File photo: Pupils writing BECE

Eleven teachers and a headmaster have been arrested for alleged malpractice in the 2021 Basic Education Certificate Examination (BECE).

They were arrested by security personnel of the West African Examinations Council (WAEC), in collaboration with the National Security on Monday.

The 12 were picked up at two examination centres in the Offinso Municipality of the Ashanti Region and the Senase R/C Basic School in Berekum of the Bono Region.

A source at WAEC told the Daily Graphic in an interview that at the Offinso Methodist JHS examination centre, a teacher of the Offinso State ‘A’ Junior High School (JHS) was allegedly caught collecting money from the candidates while distributing the Social Studies answer booklets.

According to the source, when the teacher was questioned, she admitted to collecting the money but explained that the candidates decided to contribute the money to her for free.

However, WAEC officials believed that the money was meant to influence the invigilator to enable the candidates to indulge in examination malpractice.

In the second case, also in the Offinso Municipality, nine teachers and a headteacher were arrested at the Dwamena Akenten M/A JHS examination centre after they were spotted desperately solving the objective part of the Social Studies paper in the morning.

The source further said at the Senase R/C Basic School centre, Ransford Osei, an invigilator, was apprehended for allegedly taking shots of the Social Studies paper, which was being written in the morning, and sending the snapshots to a friend to solve for him.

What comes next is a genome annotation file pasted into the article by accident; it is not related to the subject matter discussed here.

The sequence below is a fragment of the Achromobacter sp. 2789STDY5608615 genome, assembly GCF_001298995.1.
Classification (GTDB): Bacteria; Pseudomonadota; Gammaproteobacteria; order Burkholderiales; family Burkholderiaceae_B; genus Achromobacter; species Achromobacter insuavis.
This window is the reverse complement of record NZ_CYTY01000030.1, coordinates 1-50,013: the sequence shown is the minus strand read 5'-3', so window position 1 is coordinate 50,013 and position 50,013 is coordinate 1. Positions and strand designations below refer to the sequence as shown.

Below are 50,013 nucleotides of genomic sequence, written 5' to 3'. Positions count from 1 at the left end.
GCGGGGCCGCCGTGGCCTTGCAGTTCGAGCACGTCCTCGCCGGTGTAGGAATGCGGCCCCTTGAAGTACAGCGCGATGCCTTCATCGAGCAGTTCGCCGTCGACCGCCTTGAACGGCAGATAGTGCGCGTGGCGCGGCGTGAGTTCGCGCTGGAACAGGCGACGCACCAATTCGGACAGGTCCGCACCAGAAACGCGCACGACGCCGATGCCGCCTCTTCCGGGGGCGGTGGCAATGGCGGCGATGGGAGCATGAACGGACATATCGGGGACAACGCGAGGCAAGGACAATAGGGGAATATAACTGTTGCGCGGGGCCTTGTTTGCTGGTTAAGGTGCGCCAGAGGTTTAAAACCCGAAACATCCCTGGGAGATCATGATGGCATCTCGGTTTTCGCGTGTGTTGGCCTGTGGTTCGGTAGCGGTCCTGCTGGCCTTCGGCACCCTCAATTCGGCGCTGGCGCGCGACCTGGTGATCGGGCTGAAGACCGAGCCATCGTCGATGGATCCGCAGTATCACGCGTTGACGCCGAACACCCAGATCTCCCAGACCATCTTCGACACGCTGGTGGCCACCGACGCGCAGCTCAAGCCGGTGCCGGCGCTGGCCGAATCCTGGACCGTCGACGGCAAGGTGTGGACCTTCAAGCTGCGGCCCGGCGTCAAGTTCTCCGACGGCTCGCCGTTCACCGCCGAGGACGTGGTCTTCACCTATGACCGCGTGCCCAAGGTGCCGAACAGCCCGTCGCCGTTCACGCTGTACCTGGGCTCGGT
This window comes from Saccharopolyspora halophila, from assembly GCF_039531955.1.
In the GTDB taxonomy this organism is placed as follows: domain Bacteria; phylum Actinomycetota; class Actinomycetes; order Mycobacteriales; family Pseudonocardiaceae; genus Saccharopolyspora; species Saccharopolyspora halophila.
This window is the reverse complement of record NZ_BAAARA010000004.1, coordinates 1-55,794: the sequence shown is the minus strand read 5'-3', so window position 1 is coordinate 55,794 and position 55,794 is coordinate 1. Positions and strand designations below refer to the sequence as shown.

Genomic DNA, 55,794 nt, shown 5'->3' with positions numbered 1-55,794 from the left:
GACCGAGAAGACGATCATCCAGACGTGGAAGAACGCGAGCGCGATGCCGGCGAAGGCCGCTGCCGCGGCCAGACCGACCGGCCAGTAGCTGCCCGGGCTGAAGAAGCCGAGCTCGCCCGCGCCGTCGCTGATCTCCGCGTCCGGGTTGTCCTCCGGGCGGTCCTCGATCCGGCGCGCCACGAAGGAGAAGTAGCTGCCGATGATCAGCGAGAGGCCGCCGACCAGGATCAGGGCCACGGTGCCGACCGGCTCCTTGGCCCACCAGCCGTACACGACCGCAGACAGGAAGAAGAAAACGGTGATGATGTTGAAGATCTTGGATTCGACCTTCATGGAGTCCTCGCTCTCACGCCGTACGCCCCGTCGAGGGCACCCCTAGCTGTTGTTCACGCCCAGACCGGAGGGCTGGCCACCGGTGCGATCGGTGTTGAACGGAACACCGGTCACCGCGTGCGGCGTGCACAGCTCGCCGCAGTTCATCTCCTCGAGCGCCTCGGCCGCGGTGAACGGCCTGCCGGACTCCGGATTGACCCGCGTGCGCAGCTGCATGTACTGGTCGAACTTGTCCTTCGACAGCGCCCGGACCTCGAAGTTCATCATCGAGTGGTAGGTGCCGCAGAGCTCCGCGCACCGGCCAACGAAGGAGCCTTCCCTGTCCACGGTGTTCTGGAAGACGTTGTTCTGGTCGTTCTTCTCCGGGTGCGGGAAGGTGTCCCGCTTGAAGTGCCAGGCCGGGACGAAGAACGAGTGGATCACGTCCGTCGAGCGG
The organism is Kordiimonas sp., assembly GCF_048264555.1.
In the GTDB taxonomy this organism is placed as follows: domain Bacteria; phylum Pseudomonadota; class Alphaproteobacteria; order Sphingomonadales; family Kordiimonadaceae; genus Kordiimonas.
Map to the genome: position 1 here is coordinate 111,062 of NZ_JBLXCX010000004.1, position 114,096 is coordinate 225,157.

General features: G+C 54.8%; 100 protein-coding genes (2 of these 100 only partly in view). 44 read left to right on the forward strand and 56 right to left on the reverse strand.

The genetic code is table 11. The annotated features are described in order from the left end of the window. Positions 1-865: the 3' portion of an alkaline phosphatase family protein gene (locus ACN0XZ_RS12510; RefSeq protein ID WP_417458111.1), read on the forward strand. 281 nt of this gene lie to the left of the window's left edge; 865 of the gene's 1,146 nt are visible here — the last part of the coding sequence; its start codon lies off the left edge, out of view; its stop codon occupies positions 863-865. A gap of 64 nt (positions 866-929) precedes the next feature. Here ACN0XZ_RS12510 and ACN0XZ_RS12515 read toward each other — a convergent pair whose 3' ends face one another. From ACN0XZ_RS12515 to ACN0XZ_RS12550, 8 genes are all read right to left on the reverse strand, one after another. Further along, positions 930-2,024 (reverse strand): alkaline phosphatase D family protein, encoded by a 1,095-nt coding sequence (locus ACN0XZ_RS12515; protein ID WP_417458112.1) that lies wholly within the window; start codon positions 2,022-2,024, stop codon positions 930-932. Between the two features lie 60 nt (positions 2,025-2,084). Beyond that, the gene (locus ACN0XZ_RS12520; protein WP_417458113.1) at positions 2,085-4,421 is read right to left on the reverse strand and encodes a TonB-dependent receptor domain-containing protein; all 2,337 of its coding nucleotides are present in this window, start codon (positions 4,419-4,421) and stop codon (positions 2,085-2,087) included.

However, while Osei was being escorted by the police, he absconded.



Commenting on the development, the Head of the National Office of WAEC, Mrs Wendy Addy-Lamptey, assured the candidates that they could do well without resorting to malpractice, including cheating.

She advised the candidates to manage their time well to be able to answer all the questions, adding that they should also read the questions thoroughly before starting to answer.

While wishing the candidates the best of luck, Mrs Addy-Lamptey advised them to take enough rest “and not be anxious but focused and write what you know”.

She expressed concern over the fact that teachers engaged to invigilate or supervise the examination were rather engaged in malpractice and asked the candidates to reject offers from such invigilators because they could equally be wrong.

Smooth take-off

Meanwhile, the examination commenced smoothly at all centres across the country.

A total number of 571, 894 candidates are expected to sit for the exams which started on Monday, November 15, 2021.

It will end on Friday, November 19, 2021, at 2,158 centres nationwide.